Making South Shore bar pizza at home
Each joint has their own method so there’s no one way to make South Shore bar pizza, but after many tests, I was able to create an at-home version that hit all the high points of the best I’d had, beginning my journey with the recipe that Todd Mead generously shared on Everything South Shore Bar Pizza.
The Dough. As I mentioned above, the dough is relatively high in fat, which is in part responsible for the crispy texture of the bottom crust. To get that buttery, biscuity flavor and texture, I landed on a 50-50 mixture of butter and olive oil (using a mixture of butter and oil rather than butter alone, as some recipes do, keeps the crust from being too cracker-crunchy). To make the dough, I used a simple and quick food processor method, which worked perfectly for the relatively modest amount of dough. The dough undergoes a long cold fermentation, something that helps both develop flavor in the dough and make it relaxed enough to press into the pan easily. It’s ready to use the following day and up to 48 hours later, which builds some flexibility into the recipe.
The Pans. At home, I figured it would be simpler to make a few larger pies, rather than small personal pizzas. I developed the recipe using two 12" round pans — I like these — but since people new to bar pizza might not want to invest in specialty pans at first, there’s also an option to bake in a 9" x 13" rectangular cake pan. While rectangular South Shore bar pies are not really a thing, they are no less delicious despite their unorthodox shape — so delicious, in fact, that you might be inspired to buy a proper round pan for your next bake.
Coating the pan with fat before adding the dough is the other secret to achieving the proper slightly fried bottom crust. While plenty of recipes just call for brushing the pan with oil, using a solid fat is more effective, both because it clings to the pan better and because it yields a crispier result. If you have vegetable shortening on hand, you can use that; I use coconut oil. (Unless you want to give your bar pizzas a tropical flair, be sure to use neutral-flavored refined coconut oil.)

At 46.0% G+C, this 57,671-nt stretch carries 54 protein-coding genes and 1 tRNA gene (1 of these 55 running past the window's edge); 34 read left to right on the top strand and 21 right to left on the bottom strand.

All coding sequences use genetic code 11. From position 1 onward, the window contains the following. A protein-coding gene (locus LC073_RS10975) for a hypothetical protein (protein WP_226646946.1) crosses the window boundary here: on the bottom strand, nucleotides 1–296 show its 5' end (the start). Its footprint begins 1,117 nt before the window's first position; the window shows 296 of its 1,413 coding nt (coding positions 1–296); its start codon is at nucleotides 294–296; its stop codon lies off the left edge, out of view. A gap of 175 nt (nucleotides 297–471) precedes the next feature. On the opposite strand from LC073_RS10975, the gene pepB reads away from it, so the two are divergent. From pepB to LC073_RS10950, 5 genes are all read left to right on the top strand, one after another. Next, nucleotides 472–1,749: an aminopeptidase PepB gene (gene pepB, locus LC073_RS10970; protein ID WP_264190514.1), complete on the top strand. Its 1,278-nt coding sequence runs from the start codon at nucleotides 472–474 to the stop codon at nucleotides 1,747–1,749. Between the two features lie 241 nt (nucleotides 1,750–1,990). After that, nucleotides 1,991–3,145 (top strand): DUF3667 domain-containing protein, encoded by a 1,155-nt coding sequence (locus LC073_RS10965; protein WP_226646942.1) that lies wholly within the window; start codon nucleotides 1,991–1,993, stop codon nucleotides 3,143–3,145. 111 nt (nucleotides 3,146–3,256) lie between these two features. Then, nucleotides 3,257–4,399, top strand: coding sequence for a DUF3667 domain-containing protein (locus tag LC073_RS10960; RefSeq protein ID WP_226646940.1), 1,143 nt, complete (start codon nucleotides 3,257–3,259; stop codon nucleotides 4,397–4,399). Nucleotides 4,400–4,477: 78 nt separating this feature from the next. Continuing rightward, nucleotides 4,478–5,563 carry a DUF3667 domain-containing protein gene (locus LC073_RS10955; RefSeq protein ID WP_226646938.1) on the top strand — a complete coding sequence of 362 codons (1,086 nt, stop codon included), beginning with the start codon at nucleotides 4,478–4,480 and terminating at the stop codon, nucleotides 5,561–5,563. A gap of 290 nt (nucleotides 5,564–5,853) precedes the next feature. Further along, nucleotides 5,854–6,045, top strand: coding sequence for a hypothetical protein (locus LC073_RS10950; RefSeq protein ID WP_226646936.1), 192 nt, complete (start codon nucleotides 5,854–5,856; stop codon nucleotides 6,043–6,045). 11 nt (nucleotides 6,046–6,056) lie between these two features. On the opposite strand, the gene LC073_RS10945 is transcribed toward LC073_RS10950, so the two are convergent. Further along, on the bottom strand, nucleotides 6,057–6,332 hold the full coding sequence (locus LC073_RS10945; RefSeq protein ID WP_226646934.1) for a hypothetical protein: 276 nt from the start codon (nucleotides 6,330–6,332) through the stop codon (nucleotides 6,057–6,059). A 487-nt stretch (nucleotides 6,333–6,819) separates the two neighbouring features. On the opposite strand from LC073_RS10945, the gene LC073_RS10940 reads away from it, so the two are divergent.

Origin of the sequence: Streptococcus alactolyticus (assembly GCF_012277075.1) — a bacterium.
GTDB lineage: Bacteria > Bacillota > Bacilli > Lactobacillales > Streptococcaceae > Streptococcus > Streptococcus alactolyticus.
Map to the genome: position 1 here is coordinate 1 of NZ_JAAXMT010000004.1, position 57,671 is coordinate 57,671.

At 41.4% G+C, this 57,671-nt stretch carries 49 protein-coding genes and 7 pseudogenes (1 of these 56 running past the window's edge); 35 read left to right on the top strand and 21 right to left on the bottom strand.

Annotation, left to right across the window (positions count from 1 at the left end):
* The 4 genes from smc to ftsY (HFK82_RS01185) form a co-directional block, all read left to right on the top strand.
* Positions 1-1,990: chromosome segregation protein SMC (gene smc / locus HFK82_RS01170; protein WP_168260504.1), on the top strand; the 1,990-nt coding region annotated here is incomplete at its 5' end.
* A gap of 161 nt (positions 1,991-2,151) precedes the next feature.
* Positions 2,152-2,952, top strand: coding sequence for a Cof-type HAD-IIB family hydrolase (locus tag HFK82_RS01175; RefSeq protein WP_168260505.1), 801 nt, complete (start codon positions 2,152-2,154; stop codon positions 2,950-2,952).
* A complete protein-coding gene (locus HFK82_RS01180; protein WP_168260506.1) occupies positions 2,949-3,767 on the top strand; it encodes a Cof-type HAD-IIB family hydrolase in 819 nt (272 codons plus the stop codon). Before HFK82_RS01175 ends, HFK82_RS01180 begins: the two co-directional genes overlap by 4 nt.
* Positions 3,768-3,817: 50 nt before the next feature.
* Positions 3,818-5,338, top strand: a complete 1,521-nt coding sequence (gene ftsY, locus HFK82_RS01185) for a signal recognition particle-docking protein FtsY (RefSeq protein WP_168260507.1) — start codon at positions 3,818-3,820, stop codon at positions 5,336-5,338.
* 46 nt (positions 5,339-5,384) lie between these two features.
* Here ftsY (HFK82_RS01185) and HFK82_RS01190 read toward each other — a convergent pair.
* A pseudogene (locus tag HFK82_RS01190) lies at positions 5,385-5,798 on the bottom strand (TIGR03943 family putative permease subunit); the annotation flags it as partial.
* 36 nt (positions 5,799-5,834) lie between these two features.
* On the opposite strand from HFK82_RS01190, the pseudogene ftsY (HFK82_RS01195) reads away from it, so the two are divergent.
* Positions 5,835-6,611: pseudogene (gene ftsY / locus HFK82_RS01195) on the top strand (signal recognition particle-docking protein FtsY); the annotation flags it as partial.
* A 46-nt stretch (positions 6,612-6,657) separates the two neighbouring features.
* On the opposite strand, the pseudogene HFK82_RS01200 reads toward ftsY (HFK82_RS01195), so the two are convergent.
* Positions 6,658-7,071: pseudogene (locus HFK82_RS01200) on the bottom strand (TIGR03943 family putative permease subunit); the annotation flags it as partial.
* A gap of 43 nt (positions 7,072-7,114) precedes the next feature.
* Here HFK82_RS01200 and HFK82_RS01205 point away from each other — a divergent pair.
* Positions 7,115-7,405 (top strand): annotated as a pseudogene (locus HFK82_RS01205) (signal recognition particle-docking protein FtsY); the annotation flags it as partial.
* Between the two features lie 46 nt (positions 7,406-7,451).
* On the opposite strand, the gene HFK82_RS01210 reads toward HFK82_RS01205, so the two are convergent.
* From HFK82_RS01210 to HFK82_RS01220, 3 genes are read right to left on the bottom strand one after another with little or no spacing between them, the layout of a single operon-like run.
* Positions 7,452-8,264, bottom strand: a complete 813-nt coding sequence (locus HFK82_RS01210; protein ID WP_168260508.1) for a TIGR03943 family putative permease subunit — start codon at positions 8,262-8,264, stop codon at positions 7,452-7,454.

The Sauce. South Shore bar pizza sauce is simple: canned crushed tomatoes, a pinch of oregano and red pepper flakes, salt, and a touch of sugar, blended together until smooth.
The Cheeses. The cheese on many bar pizzas is a mixture of sharp white cheddar and mild, aged mozzarella. The cheddar gives the pizza a distinctive buttery tang, while also intensifying the laciness of the edges. I like to add a sprinkle of Parmesan, though it isn’t traditional.
The Bake. To achieve that crisp bottom crust, lacy, near-burnt edges, and a well-browned top, bar pizzas need to be cooked hot and fast. At home, this is best done on a baking steel or stone (steel is preferable if you have one, since it is a better conductor of heat), in an oven heated to the maximum temperature possible — up to 550˚F, if your oven and pans allow. You’ll need to bake the pies one at a time until each is bubbly and browned on top and lacy at the edges, which takes about 10 minutes. Then remove the pie from the oven, carefully loosen it from the edges of the pan, and return to the steel or stone for a couple of minutes to crisp and brown the bottom completely.
While the first pie bakes, you can prep the second one. And while that one bakes, you should gather your friends around the kitchen counter, crack some beers, and dig right in. This is a pizza you and your guests won’t want to wait for.
Cover photo by Rick Holbrook; food styling by Kaitlin Wayne.